The details from Syracuse freshman Fab Melo's arraignment hearing earlier this week did not paint a pretty picture. Melo pleaded not guilty to a misdemeanor charge of fourth degree criminal mischief, a charge that stemmed from a Monday incident in which Melo broke the windshield wiper and turn signal apparatus on a female's automobile while said female was sitting in the passenger seat, according to court papers.
So, no, not a pretty picture -- but still only a partial one. A few days later, more details about the incident are emerging, and they do not look good for the highly touted but disappointing Syracuse freshman.
According to the Syracuse Post-Standard, which obtained the police incident report filed after an interview with the alleged victim, the woman in question is Melo's girlfriend. Melo and his off-and-on female interest have been involved in physically violent situations "four or five times" since they began dating in October, according to the interview.
Monday's incident was allegedly no different. The woman, a student at SUNY Upstate, said Melo grew angry after seeing messages from other men on the woman's Facebook wall. After that, Melo allegedly threw a computer on the floor. When he realized the computer had been damaged, he began throwing it against the walls. Things only got worse from there:
She went to the apartment’s bathroom and shut the door. She soon left the bathroom, grabbed her belongings and left the apartment. She was in her car when Melo came out of the apartment, picked up some dirt and threw it on her. Melo walked behind the car and demanded she open the trunk.
Melo approached the driver’s side, reached in the window and snapped off the turn signal control arm, which also controlled the car’s wipers and high beams.
She noticed Melo was bleeding from the hand.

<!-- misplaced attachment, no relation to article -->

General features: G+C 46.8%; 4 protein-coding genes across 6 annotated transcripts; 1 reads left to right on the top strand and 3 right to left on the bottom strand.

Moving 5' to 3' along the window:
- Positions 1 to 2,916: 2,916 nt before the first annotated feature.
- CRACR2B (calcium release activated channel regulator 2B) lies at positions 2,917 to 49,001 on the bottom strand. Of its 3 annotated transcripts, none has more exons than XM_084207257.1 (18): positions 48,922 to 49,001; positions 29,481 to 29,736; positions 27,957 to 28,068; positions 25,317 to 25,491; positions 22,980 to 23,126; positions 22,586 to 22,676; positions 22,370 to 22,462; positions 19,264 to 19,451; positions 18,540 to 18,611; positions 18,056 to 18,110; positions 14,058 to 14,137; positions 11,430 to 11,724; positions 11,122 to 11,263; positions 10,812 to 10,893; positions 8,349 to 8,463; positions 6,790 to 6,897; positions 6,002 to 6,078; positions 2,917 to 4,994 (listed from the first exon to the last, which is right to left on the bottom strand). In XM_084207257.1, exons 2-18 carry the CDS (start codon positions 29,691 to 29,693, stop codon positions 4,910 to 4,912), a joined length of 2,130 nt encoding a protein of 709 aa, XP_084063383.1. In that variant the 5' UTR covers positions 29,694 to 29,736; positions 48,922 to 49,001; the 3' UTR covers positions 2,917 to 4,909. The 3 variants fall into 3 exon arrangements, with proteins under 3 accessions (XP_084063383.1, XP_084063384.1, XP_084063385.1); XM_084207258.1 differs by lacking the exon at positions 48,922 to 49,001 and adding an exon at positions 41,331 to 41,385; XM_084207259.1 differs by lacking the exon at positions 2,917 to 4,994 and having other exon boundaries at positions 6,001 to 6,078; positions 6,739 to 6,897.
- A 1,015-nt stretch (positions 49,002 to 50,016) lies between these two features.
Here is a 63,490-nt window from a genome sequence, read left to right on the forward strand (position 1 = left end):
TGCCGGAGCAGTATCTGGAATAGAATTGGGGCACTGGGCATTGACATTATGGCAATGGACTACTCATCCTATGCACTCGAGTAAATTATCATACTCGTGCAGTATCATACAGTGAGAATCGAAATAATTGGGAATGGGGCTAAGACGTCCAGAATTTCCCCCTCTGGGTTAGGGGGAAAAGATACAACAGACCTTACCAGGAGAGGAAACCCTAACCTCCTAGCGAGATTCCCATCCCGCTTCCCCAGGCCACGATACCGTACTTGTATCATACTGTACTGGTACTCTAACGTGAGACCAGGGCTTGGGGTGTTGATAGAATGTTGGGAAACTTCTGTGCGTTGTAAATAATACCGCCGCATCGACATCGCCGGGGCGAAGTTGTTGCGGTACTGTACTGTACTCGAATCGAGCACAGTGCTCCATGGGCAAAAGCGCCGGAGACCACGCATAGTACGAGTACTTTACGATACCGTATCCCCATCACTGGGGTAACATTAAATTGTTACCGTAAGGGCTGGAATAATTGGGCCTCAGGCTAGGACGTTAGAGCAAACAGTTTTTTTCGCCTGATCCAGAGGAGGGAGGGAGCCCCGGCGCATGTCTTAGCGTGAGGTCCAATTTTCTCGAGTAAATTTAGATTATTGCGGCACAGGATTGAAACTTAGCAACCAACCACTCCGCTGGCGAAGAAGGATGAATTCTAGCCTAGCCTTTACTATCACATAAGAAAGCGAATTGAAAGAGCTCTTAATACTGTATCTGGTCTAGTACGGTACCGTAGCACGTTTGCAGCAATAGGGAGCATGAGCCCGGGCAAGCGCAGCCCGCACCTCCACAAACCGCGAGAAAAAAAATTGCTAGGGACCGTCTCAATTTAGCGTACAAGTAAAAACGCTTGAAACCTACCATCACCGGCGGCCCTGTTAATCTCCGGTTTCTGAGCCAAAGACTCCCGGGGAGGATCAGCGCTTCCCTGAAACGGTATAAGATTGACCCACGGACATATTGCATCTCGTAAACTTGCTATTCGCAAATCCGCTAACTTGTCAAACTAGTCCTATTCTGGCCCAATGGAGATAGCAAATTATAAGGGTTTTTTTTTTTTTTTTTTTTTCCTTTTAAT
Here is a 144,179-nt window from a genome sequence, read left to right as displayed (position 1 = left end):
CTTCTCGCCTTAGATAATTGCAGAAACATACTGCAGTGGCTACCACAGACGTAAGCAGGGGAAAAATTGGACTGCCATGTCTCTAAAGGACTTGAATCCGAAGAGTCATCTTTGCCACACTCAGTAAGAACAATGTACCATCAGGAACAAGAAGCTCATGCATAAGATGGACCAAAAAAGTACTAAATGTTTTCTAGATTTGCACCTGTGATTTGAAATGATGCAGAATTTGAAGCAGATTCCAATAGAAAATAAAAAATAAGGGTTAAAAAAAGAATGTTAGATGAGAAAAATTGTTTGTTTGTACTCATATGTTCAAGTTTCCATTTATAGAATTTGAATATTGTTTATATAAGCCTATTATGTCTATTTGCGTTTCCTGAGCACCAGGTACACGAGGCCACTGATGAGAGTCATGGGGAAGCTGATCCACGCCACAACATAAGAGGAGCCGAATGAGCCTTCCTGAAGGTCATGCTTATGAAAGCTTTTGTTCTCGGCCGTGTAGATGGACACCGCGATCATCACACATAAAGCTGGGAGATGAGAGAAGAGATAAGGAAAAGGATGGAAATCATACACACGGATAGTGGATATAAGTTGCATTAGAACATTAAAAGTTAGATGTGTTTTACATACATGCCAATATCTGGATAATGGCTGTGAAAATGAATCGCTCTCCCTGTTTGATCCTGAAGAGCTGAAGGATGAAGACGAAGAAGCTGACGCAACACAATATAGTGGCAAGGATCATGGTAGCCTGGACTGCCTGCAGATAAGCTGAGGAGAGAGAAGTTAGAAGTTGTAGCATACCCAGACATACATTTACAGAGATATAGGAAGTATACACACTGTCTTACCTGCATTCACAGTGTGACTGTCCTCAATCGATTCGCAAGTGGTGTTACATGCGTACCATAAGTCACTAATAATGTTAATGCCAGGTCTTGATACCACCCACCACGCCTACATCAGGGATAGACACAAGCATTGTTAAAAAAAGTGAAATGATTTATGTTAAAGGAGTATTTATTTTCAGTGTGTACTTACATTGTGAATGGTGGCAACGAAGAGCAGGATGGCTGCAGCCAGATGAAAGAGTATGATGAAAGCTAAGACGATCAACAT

“Here, you want my blood,” she quoted Melo as saying as he smeared blood on her shirt.
She drove off at that point.
The question now is what effect the incident will have on Melo's career with Syracuse. Will Jim Boeheim be forced to dismiss him from the team? Have there been past incidents the public doesn't know about? How bad is this? Did this pattern of behavior have anything to do with Melo's suspension in February, as OrangeFizz.net reported Wednesday? And what does the following Facebook post from Melo (culled from the link above, because Fab and I aren't friends on Facebook, unfortunately) sound like the big man is ready to move on?
“When I came to Syracuse, I was supposed to focus on school and bball but things went out of my control, I made mistakes and I will deal with it. These 3 years in U.S. was great for me, some people may think the opposite but what I’ve learned in here nobody will take from me.”
There was already doubt as to whether Melo could ever live up to the hype he carried with him before arriving at Syracuse as a freshman. Now, pending the outcome of this case -- and remember, Melo did enter a not guilty plea, so we've yet to hear his side of the story -- he might not get a chance to do so. What a strange, sad turn that would be.